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Insulin Pump Therapy

3.3 What’s different for bolus insulin

The previous page was about what's similar between insulin pump therapy and injections. Here you'll learn what's different between the 2 systems for bolus insulin.

Amount of injections​

The biggest difference is that with injections, you get a lot more needle pokes. You use pens or syringes to get:

  • meal bolus insulin to cover the carbohydrate you plan to eat at a meal or snack
  • correction insulin when your blood glucose is high

But in insulin pump therapy, you get this insulin through a small cannula under your skin, without a separate needle poke. Instead, you need to push a button on the pump or the handheld device.

Meal bolus

In pump therapy, you need a bolus of rapid-acting insulin for most meals and snacks that have carbohydrate. You can choose to get your meal bolus insulin over a long time or all at once.

With injections, you don't need rapid-acting insulin for some snacks or meals. For example, children often get intermediate-acting insulin in the morning to cover daytime snacks and lunch.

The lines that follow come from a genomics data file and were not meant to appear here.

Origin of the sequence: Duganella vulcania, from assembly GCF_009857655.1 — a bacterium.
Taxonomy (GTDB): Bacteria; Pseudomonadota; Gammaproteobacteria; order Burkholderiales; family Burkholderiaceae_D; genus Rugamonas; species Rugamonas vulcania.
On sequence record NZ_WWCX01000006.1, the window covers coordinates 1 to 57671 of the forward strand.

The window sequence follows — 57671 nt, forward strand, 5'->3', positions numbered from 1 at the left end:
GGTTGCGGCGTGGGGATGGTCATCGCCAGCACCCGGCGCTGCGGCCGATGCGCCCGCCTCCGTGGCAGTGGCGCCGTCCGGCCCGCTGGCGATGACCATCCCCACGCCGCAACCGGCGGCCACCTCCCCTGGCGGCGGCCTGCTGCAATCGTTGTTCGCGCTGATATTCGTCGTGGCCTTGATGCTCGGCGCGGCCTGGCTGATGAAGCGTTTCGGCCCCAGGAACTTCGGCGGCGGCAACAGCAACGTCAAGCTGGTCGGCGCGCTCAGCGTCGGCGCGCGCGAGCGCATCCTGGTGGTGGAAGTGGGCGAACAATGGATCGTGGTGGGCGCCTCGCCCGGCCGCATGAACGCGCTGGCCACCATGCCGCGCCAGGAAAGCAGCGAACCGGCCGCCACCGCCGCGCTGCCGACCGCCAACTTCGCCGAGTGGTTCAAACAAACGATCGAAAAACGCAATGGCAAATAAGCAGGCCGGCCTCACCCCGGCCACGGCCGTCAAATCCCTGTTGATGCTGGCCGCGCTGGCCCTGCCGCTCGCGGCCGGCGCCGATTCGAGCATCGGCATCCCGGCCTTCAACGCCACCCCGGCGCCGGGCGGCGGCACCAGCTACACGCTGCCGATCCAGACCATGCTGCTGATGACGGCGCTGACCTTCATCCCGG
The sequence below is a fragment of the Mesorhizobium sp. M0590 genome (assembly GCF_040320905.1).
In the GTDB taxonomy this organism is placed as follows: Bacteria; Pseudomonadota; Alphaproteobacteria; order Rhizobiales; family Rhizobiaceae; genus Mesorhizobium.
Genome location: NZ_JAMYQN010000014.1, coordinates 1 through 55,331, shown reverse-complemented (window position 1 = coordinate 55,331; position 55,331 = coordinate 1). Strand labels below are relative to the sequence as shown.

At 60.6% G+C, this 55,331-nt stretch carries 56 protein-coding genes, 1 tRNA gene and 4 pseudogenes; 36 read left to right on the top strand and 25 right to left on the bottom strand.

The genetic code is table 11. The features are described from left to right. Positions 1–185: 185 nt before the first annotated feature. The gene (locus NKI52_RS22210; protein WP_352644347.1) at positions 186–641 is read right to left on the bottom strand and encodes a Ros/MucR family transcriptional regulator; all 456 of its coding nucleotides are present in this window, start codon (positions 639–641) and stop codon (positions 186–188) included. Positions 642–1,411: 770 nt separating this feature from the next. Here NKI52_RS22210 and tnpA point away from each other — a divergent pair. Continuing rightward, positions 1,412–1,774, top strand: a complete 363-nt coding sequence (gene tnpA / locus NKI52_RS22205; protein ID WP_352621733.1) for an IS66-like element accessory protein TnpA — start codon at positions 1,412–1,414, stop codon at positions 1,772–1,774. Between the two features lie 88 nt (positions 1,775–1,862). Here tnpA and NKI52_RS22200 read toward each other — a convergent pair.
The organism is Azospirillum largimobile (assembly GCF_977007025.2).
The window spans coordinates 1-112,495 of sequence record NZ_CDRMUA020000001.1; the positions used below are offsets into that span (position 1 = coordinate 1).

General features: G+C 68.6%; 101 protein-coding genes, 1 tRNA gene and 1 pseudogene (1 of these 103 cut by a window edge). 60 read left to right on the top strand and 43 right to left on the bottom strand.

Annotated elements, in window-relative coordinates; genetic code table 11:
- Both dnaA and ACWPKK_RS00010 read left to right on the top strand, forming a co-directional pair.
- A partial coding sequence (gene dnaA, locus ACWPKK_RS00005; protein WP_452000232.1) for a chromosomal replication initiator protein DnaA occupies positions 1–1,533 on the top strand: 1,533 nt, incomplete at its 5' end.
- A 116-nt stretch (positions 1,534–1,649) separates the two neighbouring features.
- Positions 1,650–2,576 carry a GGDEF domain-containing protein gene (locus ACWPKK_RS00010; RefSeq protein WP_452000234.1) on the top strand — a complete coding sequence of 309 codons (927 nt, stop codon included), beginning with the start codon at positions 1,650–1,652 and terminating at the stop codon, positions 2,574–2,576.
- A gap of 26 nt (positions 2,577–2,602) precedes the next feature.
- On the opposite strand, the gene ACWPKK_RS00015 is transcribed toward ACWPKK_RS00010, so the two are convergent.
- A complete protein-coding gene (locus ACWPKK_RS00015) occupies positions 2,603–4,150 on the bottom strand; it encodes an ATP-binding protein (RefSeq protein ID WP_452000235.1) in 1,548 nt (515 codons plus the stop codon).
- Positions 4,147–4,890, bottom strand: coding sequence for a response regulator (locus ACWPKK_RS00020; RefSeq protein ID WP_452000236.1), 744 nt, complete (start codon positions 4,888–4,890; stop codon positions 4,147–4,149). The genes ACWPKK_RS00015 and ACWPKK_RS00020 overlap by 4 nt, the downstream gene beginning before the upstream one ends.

Built-in calculator

An insulin pump has a built-in calculator to help with bolus suggestion. You program the pump to do things like:

  • suggest meal bolus and correction doses
  • know if active insulin is still in your body (this is called insulin on board)
  • suggest lower doses if active insulin is still in your body
  • give partial units of insulin (such as 2.3 or 2.7 units)
  • deliver a bolus in different ways, such as all at once or over a longer time

Remember that the pump can only suggest meal and corrections insulin. You still need to decide if the suggested dose is right for you. Here's an example of how the pump's calculator works:

Before her meal, Selina uses buttons on her pump to open a bolus calculator. She inputs the grams of carbohydrate that she plans to eat, as well as her blood glucose level. (Some pumps wirelessly accept blood glucose readings from certain meters.)

The calculator suggests an insulin bolus dose based on:

  • her blood glucose level
  • grams of carbohydrate she will eat
  • her personal insulin-to-carbohydrate ratio
  • her personal insulin sensitivity factor
  • insulin on board

Selina reviews the suggested dose. Since she plans to be more active after lunch, she lowers the dose. She decides she wants it as a regular bolus — right away and all at once. She pushes the correct buttons to get this dose.​​